I would just like to make a few remarks regarding what I have seen in my few short days here in Cape Town, South Africa. Yesterday was the first time I was able to venture outside of the city center to explore another area of Cape Town that seems to go unnoticed. If you open your internet browser and type in “Cape Town, South Africa” you will see beautiful beaches with piercing bluish green waters beneath gorgeous mountains. However, just a short drive out of these areas and you enter into informal settlements that are suffering from severe poverty, malnutrition, lack of access to water, lack of education and other factors that result from their socioeconomic status. Yesterday, while driving to Sir Lowry’s Pass on the main highway, to the left and to the right of me were poverty stricken areas that do not come up in your Google search of Cape Town, South Africa.
During my stay here, I wish to bring to the forefront these areas, to exemplify the disheartening disparities between Cape Town’s rich and poor and how they live in such close proximity to one another, sometimes never crossing each other’s path.
Right next to this soccer field is the highway (left side, can’t be seen in the picture) on which I was riding in the back of a Range Rover while trying to snap pictures from a moving vehicle. I must say, to be riding in this sort of vehicle while taking pictures of this was absolutely eye opening, and I felt a sense of guilt, although I had no control over the situation, and it definitely was not my car. I kept thinking to myself, just 10 minutes ago I was in the city center of Cape Town filled with restaurants, bars, vegetarian hubs, markets, cafes, and anything your heart could possibly desire, and now I am here….
Staring through the tinted windows of a Range Rover at the way people are living just 10 minutes away.
The disparities between wealth and poverty are truly “in your face” here in Cape Town and I cannot help but recognize the privilege that not only I myself have, but many of those fortunate enough to live in the City Center.
I am able to explore small villages, and then have to opportunity to return to my comfortable apartment with shiny tile floors, stainless steel appliances, skyscraper views, and unlimited WiFi access. However, this narrative is not written the same for those living in these informal settlements, for lack of a better term.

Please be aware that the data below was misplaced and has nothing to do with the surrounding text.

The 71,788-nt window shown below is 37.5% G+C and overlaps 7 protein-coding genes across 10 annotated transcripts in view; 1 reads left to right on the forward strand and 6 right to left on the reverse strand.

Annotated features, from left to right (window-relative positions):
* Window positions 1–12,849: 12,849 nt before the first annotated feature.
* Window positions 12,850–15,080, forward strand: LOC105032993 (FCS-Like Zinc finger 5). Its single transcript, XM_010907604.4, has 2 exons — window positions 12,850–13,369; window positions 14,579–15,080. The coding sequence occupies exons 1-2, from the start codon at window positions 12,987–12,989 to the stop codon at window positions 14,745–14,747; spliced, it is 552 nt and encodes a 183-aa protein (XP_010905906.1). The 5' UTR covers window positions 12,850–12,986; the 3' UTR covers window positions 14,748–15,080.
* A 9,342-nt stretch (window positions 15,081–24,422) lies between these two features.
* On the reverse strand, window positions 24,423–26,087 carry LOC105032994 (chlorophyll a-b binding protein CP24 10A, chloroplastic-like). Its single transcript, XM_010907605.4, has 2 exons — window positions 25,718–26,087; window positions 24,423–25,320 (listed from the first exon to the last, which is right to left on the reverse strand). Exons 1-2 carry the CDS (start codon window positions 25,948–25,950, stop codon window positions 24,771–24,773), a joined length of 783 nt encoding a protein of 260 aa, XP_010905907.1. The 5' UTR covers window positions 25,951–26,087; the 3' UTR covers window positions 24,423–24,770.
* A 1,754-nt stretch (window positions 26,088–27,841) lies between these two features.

I must say that I have spoken to many people and there seems to be many initiatives, both at a grassroots level, and governmental level that are attempting to address the needs of these communities. A lot of emphasis is being placed on education because many of the children in these settings do not attend school, and if they do, they usually stop going. Those who should be in high school go to schools outside in neighboring areas, as many of these informal communities do not have a high school. Considering the commute, the time, and the price to go to school every day for these teenagers, many end up dropping out.
I was told that the village I was at yesterday (Sir Lowry’s Pass) was given a donation of 200 laptops for their primary school, but the school has not used them for several reasons. One, they don’t have the proper staff that are trained to teach the children how to use the computers. Two, lack of electricity. Three, they are afraid that someone may try to steal the laptops. Four, they do not have the right infrastructure to ensure that the laptops will be utilized in an efficient manner (no desks, outlets, etc.). I am really trying to brainstorm a solution for this issue, and I hope to collaborate with the other fellows that are here with me. I would really love to create a plan for them to be able to use the laptops, and even run training sessions to teach the adults in the community how to use the laptops, thereby enabling them to teach the children.
Well, that’s all for now. Getting ready to leave for a little exploring and dinner.
Warmest, Lauren K.